Significant errors in any of the measures in the process of care (apart from too many radiographs) occurred in 191 (13.2%) of patients treated in the A&E department and 126 (9.6%) in the MIU (p=0.003). In some patients more than one error was made. Table 2 shows the error rate for each of type of error. Significant findings are that the nurses were better at recording a past medical history. The A&E department staff seemed to be better in examining the patient. However, after adjusting for the differences between the groups this was not statistically significant. Both groups requested many more radiographs than the research investigators thought necessary. There was no difference in the accuracy of radiological interpretation or treatment. Follow up was thought to be inappropriate in 3.2% MIU patients and 3.3% A&E department patients. There was only one “very significant error”, a missed tendon injury in the A&E department group. Waiting times were very much better in the MIU group. The mean waiting time for patients presenting to the MIU was 19 minutes while for those presenting to A&E department the mean waiting time was 56.4 minutes (p<0.0001, 95% CI of the difference 34.48 to 39.32). The total time spent in the department was also much shorter for patients presenting to the MIU (mean 51.5 minutes compared with 95.4 minutes for the A&E department p<0.0001 95% CI 36.27 to 42.75) (tables 2 and 3).
During the year 37 427 patients attended the RHH A&E department and 13 616 the MIU. After applying the “multipliers” the number of “workload units” was 34 751 for the RHH A&E department and 11 329 for MIU (table 3). The costs for each unit are given in table 4. The revenue cost per “A&E department workload unit” using HRG methodology is £40.01 for A&E department care and £41.10 for MIU care.
Application of the “minor injury filter” to the both the A&E department and MIU patients yielded 17 909 patients attending the A&E department with minor injuries and 11 889 for the MIU. Analysis does show differences in casemix with more head/neck/trunk injuries in the RHH A&E dataset and more hand injuries in the MIU dataset. The MIU saw more cuts and less sprains and strains than the RHH A&E department.
The follow up rates for these patients were calculated for all clinics and there was a significant increase in referrals to general practice, fracture clinic, and eye casualty for patients treated in the MIU. In addition, more patients were being referred to the A&E department clinics. Cost for the returns to the A&E department and MIU are included within the total revenue costs given above. The follow up rates are given in table 5 along with the costs of outpatient attendances. This allows a calculation to be made of the total cost of referrals from each unit and thus an average “cost per case” for referrals can be calculated.
This table shows the total annual initial follow up costs of an MIU visit as £144 730 or £12.17 per “filtered minor injury case” and for the RHH A&E £164 923 or £9.66 per “filtered minor injury case”.
The reorganisation of A&E services causes heated debate, often without any evidence behind very emotive arguments. We have studied the effects of the changes in Sheffield in great detail and have published results on the changes to patient flows, process quality data, and overall revenue costs,26 details of the effects on the care of patients needing thrombolysis,27 and are preparing work on the impact of the changes on the care of patients with serious injury. The use of nurse practitioners has been widely advocated as a solution to many problems but it is only recently that evidence on the effectiveness of emergency nurse practitioners in an A&E department setting has been published.22 This trial compared the care of minor injury provided within the A&E department by A&E senior house officers or nurse practitioners. The study found that the nurse practitioner care was as good as that provided by SHOs. Measures such as patient reported outcome at 28 days showed no differences between the groups but patients in the nurse practitioner group had fewer unplanned follow up visits. However, the setting for this trial was an A&E department and therefore we thought it important to assess the care provided in the MIU setting.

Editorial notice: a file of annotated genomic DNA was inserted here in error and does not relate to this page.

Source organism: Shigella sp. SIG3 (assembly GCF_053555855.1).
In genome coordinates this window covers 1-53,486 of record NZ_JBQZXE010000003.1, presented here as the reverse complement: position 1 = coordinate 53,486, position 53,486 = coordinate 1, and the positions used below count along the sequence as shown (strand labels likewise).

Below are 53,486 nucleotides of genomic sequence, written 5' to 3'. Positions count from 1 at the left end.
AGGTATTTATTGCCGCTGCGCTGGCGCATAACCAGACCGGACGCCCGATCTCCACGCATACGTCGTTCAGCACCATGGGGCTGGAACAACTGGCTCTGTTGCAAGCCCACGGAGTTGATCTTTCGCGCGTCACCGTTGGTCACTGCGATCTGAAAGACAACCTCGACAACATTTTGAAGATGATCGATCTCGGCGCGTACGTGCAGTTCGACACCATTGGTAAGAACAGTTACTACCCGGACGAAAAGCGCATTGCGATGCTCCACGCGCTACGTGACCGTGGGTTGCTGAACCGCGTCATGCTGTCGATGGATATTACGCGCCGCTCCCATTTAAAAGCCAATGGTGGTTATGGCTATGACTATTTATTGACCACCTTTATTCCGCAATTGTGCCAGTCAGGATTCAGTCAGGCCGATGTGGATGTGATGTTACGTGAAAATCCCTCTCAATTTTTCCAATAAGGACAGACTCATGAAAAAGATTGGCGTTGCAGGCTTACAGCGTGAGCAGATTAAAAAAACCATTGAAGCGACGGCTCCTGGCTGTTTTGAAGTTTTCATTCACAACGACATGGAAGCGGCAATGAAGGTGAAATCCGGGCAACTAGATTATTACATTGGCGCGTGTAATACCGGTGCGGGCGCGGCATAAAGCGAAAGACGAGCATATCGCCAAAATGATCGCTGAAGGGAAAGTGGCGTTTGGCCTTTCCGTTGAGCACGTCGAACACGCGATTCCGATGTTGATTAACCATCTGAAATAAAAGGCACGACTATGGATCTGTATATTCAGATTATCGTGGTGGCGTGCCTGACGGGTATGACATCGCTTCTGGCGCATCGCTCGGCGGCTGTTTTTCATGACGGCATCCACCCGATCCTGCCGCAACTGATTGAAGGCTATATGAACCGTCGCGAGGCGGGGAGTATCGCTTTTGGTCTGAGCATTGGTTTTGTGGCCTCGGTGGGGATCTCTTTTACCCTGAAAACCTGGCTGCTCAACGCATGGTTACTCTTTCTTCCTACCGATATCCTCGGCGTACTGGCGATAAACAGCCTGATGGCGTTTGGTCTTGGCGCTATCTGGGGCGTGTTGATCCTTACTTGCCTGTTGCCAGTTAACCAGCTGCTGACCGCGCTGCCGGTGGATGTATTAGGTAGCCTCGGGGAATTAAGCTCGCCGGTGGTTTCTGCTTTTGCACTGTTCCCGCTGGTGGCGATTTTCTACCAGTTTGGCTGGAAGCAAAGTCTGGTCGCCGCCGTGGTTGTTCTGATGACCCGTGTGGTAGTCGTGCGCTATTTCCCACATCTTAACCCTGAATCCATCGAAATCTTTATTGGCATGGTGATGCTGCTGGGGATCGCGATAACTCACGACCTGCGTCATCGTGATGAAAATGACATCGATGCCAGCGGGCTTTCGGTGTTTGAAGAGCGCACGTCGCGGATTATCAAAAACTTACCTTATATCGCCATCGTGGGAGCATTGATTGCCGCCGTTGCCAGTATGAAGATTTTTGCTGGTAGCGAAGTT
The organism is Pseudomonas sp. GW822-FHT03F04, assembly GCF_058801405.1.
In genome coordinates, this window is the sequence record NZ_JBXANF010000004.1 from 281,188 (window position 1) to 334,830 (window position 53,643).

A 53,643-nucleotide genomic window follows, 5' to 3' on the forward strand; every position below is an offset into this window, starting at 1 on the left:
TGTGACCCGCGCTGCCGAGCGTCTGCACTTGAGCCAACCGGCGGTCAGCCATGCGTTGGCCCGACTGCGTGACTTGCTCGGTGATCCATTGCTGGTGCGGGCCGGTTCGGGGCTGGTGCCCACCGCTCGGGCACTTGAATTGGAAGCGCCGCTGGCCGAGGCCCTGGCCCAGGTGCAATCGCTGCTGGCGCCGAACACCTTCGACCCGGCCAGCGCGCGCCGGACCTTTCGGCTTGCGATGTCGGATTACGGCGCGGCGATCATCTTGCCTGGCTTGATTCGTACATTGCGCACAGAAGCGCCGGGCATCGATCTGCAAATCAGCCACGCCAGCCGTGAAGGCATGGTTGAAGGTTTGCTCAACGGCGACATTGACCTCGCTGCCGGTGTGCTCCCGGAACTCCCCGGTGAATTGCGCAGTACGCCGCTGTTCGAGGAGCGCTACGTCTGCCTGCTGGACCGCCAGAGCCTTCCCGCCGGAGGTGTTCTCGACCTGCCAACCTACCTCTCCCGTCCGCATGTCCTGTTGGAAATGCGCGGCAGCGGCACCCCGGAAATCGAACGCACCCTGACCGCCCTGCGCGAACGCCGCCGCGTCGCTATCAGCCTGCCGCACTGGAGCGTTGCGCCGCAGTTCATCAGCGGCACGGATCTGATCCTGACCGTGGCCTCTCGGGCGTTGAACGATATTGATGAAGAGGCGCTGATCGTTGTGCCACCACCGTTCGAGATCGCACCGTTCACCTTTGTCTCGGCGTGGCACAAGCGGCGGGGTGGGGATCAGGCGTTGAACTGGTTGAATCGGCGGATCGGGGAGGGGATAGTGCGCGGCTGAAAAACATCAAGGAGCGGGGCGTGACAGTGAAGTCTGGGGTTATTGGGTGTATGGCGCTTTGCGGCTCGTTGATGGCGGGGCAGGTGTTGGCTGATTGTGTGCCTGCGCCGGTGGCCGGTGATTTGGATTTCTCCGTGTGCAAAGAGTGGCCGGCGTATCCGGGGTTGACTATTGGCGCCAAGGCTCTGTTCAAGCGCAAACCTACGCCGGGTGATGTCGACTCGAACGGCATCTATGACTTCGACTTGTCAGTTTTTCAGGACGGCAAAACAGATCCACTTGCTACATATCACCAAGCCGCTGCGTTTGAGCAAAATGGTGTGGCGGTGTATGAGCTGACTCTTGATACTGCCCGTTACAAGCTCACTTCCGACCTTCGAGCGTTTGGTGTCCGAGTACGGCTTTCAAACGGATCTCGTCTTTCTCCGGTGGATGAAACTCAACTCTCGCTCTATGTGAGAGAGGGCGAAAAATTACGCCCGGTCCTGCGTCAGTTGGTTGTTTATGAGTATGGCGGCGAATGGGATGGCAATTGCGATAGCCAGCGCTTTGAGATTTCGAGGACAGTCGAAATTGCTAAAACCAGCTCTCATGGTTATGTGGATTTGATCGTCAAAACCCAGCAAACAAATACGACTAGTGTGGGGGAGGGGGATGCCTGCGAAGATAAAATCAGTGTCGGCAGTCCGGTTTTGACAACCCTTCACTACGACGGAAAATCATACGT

The error rates for the “package of care” show significantly less process errors in the MIU patients (p=0.003). The error rate seems to be high but this is a comparison of real clinical situations against a very rigorous “gold standard”. Obviously where a significant error was made there was the potential for the patient to suffer an adverse effect. Very significant errors with a high probability of adverse outcome were very rare (one case).
There were differences in individual elements of the package of care. Past history was more frequently recorded in by the nurse practitioners whereas the A&E doctors seemed to have made less errors in examination. However, after adjusting for the differences in the groups this did not reach the statistically significant level (p=0.075). There was no difference in radiography requests or interpretation. Errors in treatment were similar in both groups. These trends were all noted in the previous study. The nurses did arrange more follow up but this was judged to be appropriate most of the time. The lack of available senior opinion in the MIU meant that the nursing staff were acting in safe manner by requesting further review.
Our conclusion is that the care provided by emergency nurse practitioners in the MIU is safe and the overall process of care is equal to and in some respects superior to that provided for minor injuries in the A&E department. The waiting times were much less. The nurse practitioners arrange more follow up but this was judged as appropriate given the setting and lack of senior advice.